As you would expect, KPMG "remains confident that it acted appropriately at all times and stands by its actions in this manner." That must be why they fought tooth and nail to prevent public disclosure of the entire report. No doubt they just wanted to protect client confidentiality, even though the client was "dead."

Polaroid was drowning in a sea of debt and was in danger of defaulting on its loan covenants. In order to avoid a default they had to maintain a certain level of cash. To accomplish that, they resorted to accounting gimmickry that allowed them to delay the inevitable by about a year. These included some shady maneuvers with a deferred tax asset and dubiously switched some long-term debt to short term. Hey, what's a few marginal accounting decisions among friends.

Finally, one of the accusations made by retirees and shareholders turned out to be right. They claimed former executives who stayed with the new company received part ownership. At least eight did. Most notably among the eight are former general counsel Neal Goldman and former CFO William Flaherty.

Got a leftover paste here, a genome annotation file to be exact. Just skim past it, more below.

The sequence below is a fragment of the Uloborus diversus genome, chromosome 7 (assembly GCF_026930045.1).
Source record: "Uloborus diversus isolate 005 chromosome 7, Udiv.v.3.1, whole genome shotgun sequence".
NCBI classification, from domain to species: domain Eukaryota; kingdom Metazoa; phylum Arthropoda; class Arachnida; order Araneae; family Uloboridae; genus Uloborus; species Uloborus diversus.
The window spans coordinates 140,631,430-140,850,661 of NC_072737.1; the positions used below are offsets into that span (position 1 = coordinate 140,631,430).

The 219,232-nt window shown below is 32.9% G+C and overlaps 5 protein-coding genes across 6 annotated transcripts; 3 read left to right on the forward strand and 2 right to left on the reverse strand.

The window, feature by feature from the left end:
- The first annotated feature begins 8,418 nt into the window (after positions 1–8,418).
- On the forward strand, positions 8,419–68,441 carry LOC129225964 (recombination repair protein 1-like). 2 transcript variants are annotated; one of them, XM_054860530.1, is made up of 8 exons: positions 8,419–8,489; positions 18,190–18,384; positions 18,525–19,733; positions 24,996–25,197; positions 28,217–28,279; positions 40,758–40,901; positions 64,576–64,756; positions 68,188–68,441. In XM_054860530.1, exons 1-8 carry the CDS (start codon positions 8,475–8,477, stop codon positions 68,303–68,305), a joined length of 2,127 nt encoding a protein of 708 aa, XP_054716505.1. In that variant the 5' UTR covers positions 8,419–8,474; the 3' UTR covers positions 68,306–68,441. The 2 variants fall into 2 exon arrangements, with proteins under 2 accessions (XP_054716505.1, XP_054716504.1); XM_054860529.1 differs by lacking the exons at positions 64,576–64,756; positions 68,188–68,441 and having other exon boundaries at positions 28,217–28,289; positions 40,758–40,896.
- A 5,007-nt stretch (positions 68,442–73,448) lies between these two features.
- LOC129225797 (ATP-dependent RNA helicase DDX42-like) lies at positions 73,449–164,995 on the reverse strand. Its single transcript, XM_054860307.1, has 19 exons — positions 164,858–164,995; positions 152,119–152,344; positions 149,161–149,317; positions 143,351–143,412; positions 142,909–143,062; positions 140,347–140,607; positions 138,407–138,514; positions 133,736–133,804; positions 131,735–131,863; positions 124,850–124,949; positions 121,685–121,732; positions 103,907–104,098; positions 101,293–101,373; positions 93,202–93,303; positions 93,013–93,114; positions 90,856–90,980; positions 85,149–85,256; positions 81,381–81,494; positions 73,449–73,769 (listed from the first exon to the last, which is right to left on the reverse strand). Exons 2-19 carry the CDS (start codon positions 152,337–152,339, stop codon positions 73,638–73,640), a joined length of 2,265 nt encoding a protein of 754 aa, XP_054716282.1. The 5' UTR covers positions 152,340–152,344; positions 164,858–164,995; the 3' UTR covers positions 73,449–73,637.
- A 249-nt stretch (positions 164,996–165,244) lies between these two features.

Why are these two of particular note? Because both men were present during the auction process that resulted in Bank One's winning bid. Mandarino indicated in his report he didn't know whether the two men had discussed a potential ownership position before or after the sale of the assets were approved. Gee, that's a tough one. I'm guessing there might have been some casual chitchat.

FYI: Goldman and Flaherty were also the beneficiaries of a number of large payments in the six months prior to the bankruptcy filing. Goldman received two incentive compensation payments: $85,000 in April and another $75,000 in August. Flaherty got a $100,000 signing bonus when he joined in June. That's odd. Flaherty gets a hundred grand for coming on board in June only to see the company go belly up in October. Lucky for him he managed to get a piece of the new company huh? Talk about a lucky break.

Now you know why there is no reason for me to admit being misguided in any way for having nothing but utter disdain for DiCamillo and friends.